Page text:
Be physically active. Any activity’s better than none. Health benefits grow the more you do.
Exercise is one of those rare things where the hype actually meets reality. Next to not smoking, getting regular physical activity is arguably the best thing you can do for your health. It lowers the risk of heart disease, diabetes, stroke, high blood pressure, osteoporosis, and certain cancers, and also can help control stress and boost mood. Plus, if moderate to vigorous, physical activity helps keep weight in check.
Best of all? It doesn’t take marathon training to see real health gains. A 30-minute brisk walk on five days of the week is all most people need. Or you can do 25 minutes of more vigorous activity—jogging, step aerobics, or singles tennis, for example—three days a week. Or, you can do a combination of both. Getting any amount of exercise is better than none. The more you get, though, the better. But don’t feel locked into running or walking. A lot of activities count as exercise: dancing, skating, gardening, cycling, scrubbing floors, washing the car by hand, playing with kids. Anything that gets you moving, really. Don’t have the free time to go to the gym? Weave activity into your day by bicycling or brisk walking to commute to work, to go to the store, or to bring your children to school.
Cutting back on “sit” time is just as important as increasing “fit” time. Some ways to get you off your seat: Turn off the television, and catch up on chores or play with the kids. Stroll down the hall to chat with a colleague, instead of sending an email or picking up the phone. Walk or bike for errands instead of driving.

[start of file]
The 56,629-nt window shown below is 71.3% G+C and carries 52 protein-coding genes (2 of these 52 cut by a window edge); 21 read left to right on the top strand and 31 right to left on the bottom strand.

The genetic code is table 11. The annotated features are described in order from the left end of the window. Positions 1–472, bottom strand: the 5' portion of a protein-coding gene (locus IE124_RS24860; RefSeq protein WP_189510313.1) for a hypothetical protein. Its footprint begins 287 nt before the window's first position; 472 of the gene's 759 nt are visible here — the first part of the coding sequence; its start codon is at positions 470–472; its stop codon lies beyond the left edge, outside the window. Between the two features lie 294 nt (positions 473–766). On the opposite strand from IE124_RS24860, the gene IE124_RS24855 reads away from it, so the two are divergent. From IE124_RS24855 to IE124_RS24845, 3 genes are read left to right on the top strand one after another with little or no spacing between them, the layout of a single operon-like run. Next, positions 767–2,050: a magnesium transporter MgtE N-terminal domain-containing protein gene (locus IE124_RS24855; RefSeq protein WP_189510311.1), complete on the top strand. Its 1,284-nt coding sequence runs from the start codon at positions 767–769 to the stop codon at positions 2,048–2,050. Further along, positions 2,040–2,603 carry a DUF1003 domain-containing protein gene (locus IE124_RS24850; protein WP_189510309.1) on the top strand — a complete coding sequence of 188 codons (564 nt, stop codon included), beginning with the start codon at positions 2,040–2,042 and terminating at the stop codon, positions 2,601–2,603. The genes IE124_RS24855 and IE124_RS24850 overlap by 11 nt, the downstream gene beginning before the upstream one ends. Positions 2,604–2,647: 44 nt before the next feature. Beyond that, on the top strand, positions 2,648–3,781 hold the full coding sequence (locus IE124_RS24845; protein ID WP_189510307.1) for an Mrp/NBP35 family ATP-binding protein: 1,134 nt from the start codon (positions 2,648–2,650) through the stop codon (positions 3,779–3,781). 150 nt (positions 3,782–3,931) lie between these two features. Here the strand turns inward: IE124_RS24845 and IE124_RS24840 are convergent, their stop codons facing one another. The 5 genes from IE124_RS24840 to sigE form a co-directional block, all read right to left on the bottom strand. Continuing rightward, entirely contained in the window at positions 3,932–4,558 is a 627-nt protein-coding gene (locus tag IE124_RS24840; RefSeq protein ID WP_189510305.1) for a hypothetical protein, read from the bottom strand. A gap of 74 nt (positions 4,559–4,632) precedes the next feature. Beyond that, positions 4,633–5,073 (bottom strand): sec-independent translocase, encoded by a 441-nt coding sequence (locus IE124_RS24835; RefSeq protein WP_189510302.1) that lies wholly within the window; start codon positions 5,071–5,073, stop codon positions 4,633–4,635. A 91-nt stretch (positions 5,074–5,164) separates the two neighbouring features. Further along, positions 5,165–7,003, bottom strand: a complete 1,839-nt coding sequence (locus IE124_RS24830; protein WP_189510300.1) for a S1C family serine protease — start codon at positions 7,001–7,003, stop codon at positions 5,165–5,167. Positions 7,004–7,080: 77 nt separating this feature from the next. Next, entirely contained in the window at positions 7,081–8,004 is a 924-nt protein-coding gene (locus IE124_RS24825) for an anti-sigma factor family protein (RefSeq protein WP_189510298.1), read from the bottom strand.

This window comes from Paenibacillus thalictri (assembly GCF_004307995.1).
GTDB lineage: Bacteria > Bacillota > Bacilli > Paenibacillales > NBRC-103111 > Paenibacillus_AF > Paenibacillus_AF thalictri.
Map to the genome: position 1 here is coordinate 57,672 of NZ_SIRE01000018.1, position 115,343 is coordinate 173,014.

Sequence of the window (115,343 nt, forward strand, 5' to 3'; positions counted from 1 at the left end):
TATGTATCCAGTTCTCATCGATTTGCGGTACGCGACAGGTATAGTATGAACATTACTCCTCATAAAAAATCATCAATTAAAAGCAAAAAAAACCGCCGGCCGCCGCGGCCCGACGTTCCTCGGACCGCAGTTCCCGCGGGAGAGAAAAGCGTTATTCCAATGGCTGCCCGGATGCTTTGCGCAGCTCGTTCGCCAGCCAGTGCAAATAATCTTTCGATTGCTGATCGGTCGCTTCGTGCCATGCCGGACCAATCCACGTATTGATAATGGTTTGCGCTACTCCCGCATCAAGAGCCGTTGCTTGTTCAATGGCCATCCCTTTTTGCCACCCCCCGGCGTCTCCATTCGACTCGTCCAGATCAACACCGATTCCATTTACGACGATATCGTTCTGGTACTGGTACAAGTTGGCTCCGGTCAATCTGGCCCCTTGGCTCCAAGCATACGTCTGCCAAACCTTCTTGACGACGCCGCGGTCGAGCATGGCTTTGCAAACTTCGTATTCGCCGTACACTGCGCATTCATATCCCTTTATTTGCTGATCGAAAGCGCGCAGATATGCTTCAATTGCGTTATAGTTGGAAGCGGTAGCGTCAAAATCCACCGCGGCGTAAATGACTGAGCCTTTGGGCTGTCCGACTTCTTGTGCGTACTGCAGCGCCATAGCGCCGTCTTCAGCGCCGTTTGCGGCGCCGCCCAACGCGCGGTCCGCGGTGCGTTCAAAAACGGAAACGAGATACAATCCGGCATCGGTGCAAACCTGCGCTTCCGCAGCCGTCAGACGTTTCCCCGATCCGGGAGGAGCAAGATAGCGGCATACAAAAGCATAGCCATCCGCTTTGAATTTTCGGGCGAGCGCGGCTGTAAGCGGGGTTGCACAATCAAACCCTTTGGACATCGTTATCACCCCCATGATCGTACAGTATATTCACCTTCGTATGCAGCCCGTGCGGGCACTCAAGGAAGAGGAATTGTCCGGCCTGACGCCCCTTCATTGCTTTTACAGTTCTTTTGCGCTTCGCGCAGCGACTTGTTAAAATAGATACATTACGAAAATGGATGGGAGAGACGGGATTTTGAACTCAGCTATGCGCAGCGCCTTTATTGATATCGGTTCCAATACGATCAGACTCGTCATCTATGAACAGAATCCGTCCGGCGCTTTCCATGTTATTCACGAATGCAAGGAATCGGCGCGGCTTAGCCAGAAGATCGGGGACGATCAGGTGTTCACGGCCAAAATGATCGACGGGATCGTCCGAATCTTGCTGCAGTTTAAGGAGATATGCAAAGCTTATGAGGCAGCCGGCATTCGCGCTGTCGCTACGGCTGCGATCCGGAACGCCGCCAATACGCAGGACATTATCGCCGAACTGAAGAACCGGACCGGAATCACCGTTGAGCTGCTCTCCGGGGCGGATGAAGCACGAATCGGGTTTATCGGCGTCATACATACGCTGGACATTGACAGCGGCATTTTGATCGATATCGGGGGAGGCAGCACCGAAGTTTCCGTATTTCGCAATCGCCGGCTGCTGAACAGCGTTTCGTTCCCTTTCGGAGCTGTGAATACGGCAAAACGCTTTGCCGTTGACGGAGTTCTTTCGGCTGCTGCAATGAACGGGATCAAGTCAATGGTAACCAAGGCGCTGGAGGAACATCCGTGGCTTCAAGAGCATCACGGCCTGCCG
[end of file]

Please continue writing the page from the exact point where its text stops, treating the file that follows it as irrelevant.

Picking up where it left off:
Read the full article on staying active.
Read why Harvard’s new Healthy Eating Plate includes a reminder to stay active.
The aim of the Harvard School of Public Health Nutrition Source is to provide timely information on diet and nutrition for clinicians, allied health professionals, and the public. The contents of this Web site are not intended to offer personal medical advice. You should seek the advice of your physician or other qualified health provider with any questions you may have regarding a medical condition. Never disregard professional medical advice or delay in seeking it because of something you have read on this Web site. The information does not mention brand names, nor does it endorse any particular products.